A portrait of then-Sen. Barack Obama, his gaze tilted upward, rendered in red, white, and blue became the enduring image of his 2008 presidential campaign. The now-iconic poster by Shephard Fairey read simply: “Hope.”
Nine years later, the artist has created a new set of images for this inauguration, none of which feature the incoming president. Under the banner of “We the People,” the set of three posters each come with a different message: “defend dignity,” “greater than fear,” and “protect each other.”
Instead of President-elect Donald Trump’s squinty glare, Fairey featured Latina, Muslim, and African-American women.
The Amplifier Foundation, a non-profit group that aims to harness artwork for social change movements, commissioned Fairey’s works as well as two other posters by artists Ernesto Yerena and Jessica Sabogal.
“This moment calls for new images to disrupt the rising tide of hate and fear. We, the people, need to come together under new symbols of hope,” the Amplifier Foundation says in a Kickstarter video aimed at raising $60,000 to distribute the images. Contributors have already pledged more than 20 times that amount, at $1.3 million and counting.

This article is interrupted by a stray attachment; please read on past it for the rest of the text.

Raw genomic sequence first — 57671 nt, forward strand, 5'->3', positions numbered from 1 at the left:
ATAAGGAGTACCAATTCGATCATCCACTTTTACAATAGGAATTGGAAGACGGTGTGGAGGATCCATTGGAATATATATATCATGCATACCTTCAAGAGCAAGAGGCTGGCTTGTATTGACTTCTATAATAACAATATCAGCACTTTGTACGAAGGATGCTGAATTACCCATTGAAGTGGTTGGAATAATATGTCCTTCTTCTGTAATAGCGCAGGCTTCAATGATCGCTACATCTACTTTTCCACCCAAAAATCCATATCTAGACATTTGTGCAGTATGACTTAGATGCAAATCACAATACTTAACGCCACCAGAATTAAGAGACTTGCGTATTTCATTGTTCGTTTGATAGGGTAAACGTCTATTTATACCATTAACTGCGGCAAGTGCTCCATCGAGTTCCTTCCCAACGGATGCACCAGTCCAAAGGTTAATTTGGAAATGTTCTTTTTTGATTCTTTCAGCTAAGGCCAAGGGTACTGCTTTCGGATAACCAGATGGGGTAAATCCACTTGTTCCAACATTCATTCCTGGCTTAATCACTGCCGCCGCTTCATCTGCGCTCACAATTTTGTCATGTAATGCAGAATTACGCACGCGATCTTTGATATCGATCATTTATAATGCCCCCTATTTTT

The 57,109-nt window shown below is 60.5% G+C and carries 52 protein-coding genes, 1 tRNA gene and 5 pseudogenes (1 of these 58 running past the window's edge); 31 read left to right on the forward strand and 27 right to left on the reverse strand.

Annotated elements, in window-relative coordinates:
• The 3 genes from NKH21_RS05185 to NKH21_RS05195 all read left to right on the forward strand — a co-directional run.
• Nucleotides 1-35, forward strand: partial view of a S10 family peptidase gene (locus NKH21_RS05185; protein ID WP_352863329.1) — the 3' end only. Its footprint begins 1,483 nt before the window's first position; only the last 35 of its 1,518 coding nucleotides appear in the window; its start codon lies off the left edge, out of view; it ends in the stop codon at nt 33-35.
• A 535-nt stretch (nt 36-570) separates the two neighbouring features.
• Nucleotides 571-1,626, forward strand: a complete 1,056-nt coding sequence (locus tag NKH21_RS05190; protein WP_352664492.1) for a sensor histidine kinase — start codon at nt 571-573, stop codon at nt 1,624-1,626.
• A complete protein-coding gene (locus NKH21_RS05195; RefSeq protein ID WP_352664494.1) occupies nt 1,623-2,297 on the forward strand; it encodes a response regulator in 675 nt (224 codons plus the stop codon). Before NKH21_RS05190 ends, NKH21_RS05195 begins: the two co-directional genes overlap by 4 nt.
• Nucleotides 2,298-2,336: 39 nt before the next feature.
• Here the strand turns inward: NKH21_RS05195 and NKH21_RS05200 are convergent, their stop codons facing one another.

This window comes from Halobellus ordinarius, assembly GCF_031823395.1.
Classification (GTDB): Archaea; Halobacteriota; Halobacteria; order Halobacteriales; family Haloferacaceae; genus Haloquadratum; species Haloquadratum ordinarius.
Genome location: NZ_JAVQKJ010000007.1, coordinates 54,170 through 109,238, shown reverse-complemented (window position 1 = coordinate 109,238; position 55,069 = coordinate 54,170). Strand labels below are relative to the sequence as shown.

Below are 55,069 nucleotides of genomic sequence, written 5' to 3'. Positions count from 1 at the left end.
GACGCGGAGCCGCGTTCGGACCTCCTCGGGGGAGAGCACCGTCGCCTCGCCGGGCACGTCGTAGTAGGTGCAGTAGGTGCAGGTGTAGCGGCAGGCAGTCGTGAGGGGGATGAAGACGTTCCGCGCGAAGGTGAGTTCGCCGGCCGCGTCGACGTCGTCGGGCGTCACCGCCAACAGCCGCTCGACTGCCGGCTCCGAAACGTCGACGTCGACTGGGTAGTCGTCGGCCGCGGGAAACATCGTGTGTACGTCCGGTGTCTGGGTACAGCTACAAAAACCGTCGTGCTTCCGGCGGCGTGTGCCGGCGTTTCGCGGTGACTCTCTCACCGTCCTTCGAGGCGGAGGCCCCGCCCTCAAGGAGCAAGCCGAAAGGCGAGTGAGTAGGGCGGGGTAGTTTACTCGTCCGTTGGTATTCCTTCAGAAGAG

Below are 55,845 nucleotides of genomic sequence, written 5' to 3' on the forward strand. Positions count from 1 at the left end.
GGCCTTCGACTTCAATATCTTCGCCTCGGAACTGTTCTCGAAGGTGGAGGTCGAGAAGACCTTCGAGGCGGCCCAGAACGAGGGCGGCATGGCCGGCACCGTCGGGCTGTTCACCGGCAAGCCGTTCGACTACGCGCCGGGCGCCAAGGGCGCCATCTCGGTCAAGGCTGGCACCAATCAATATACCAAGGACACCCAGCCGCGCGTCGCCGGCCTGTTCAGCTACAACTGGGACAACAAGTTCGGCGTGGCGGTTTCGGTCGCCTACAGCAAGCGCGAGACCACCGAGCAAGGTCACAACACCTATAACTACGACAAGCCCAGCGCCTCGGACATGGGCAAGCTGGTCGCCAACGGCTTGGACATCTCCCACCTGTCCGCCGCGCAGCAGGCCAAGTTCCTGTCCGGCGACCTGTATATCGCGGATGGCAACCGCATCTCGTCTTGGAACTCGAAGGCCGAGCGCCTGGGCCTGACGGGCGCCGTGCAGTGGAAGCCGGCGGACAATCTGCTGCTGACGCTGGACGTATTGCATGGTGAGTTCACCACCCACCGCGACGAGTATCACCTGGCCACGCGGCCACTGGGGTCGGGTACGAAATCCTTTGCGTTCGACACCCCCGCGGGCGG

The group plans to publish the images as full page ads in tomorrow’s edition of The Washington Post and distribute them at Metro stations and other drop spots.
Before the election, Fairey released a red, black, and white poster of the lower half of Trump’s face under the word “Demagogue.” But he told PBS that the time had passed for attacking the now president-elect.
“We thought it was the right time to make a campaign that’s about diversity and inclusion, about people seeing the common bonds we have, and our connections as human beings,” Fairey said. “The idea was to take back a lot of this patriotic language in a way that we see is positive and progressive, and not let it be hijacked by people who want to say that the American flag or American concepts only represent one narrow way of thinking.”
While Fairey’s Obama poster led to a lawsuit with the Associated Press over the photograph used as the source material, the artist worked directly with photographers this time.
“The Muslim woman was shot by Ridwan Adhami, who is an accomplished photographer and proud Muslim, the Latina woman was shot by Arlene Mejorado, a San Antonio- based artist and photographer and proud first-generation American, and the African-American kid was shot by Delphine Diallo, a French and Senegalese photographer based in New York,” he told PBS. “We realized that this has got to be a diverse coalition of artists for us to do this, and that while it’s good for us to be allies, this campaign really has to be authentically diverse.”
Fairey, Yerena, and Sabogal’s posters are also available for free to print.